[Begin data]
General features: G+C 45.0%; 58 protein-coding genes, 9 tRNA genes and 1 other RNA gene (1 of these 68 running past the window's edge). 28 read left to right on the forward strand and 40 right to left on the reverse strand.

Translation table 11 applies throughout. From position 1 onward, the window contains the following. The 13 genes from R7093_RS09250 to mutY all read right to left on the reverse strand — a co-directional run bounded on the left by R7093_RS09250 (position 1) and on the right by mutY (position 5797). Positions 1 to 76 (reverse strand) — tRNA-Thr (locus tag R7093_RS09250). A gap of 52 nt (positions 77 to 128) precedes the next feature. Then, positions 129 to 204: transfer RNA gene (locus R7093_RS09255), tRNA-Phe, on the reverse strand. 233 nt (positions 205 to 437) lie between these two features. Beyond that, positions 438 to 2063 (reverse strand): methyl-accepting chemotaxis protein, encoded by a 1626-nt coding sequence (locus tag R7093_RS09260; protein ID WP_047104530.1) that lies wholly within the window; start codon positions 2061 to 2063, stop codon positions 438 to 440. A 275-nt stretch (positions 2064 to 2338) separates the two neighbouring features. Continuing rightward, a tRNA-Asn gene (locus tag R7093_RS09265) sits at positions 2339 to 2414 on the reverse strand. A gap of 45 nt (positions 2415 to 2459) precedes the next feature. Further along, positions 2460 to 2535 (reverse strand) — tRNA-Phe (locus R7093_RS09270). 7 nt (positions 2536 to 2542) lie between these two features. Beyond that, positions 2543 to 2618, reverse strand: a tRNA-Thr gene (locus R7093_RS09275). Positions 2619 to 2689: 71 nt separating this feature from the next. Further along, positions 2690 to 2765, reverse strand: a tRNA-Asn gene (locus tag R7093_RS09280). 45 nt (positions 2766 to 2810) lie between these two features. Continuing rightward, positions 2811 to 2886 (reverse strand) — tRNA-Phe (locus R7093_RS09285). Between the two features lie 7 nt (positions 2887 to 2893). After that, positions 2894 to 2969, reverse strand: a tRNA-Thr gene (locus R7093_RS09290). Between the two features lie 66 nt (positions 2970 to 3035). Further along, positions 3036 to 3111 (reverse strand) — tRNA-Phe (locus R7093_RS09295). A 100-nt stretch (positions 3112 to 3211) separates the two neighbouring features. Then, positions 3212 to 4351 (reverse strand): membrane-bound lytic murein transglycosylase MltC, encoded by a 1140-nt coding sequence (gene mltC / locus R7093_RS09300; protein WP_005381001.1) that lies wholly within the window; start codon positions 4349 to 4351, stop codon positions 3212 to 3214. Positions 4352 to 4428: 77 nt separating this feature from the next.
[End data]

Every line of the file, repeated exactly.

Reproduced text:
General features: G+C 45.0%; 58 protein-coding genes, 9 tRNA genes and 1 other RNA gene (1 of these 68 running past the window's edge). 28 read left to right on the forward strand and 40 right to left on the reverse strand.

Translation table 11 applies throughout. From position 1 onward, the window contains the following. The 13 genes from R7093_RS09250 to mutY all read right to left on the reverse strand — a co-directional run bounded on the left by R7093_RS09250 (position 1) and on the right by mutY (position 5797). Positions 1 to 76 (reverse strand) — tRNA-Thr (locus tag R7093_RS09250). A gap of 52 nt (positions 77 to 128) precedes the next feature. Then, positions 129 to 204: transfer RNA gene (locus R7093_RS09255), tRNA-Phe, on the reverse strand. 233 nt (positions 205 to 437) lie between these two features. Beyond that, positions 438 to 2063 (reverse strand): methyl-accepting chemotaxis protein, encoded by a 1626-nt coding sequence (locus tag R7093_RS09260; protein ID WP_047104530.1) that lies wholly within the window; start codon positions 2061 to 2063, stop codon positions 438 to 440. A 275-nt stretch (positions 2064 to 2338) separates the two neighbouring features. Continuing rightward, a tRNA-Asn gene (locus tag R7093_RS09265) sits at positions 2339 to 2414 on the reverse strand. A gap of 45 nt (positions 2415 to 2459) precedes the next feature. Further along, positions 2460 to 2535 (reverse strand) — tRNA-Phe (locus R7093_RS09270). 7 nt (positions 2536 to 2542) lie between these two features. Beyond that, positions 2543 to 2618, reverse strand: a tRNA-Thr gene (locus R7093_RS09275). Positions 2619 to 2689: 71 nt separating this feature from the next. Further along, positions 2690 to 2765, reverse strand: a tRNA-Asn gene (locus tag R7093_RS09280). 45 nt (positions 2766 to 2810) lie between these two features. Continuing rightward, positions 2811 to 2886 (reverse strand) — tRNA-Phe (locus R7093_RS09285). Between the two features lie 7 nt (positions 2887 to 2893). After that, positions 2894 to 2969, reverse strand: a tRNA-Thr gene (locus R7093_RS09290). Between the two features lie 66 nt (positions 2970 to 3035). Further along, positions 3036 to 3111 (reverse strand) — tRNA-Phe (locus R7093_RS09295). A 100-nt stretch (positions 3112 to 3211) separates the two neighbouring features. Then, positions 3212 to 4351 (reverse strand): membrane-bound lytic murein transglycosylase MltC, encoded by a 1140-nt coding sequence (gene mltC / locus R7093_RS09300; protein WP_005381001.1) that lies wholly within the window; start codon positions 4349 to 4351, stop codon positions 3212 to 3214. Positions 4352 to 4428: 77 nt separating this feature from the next.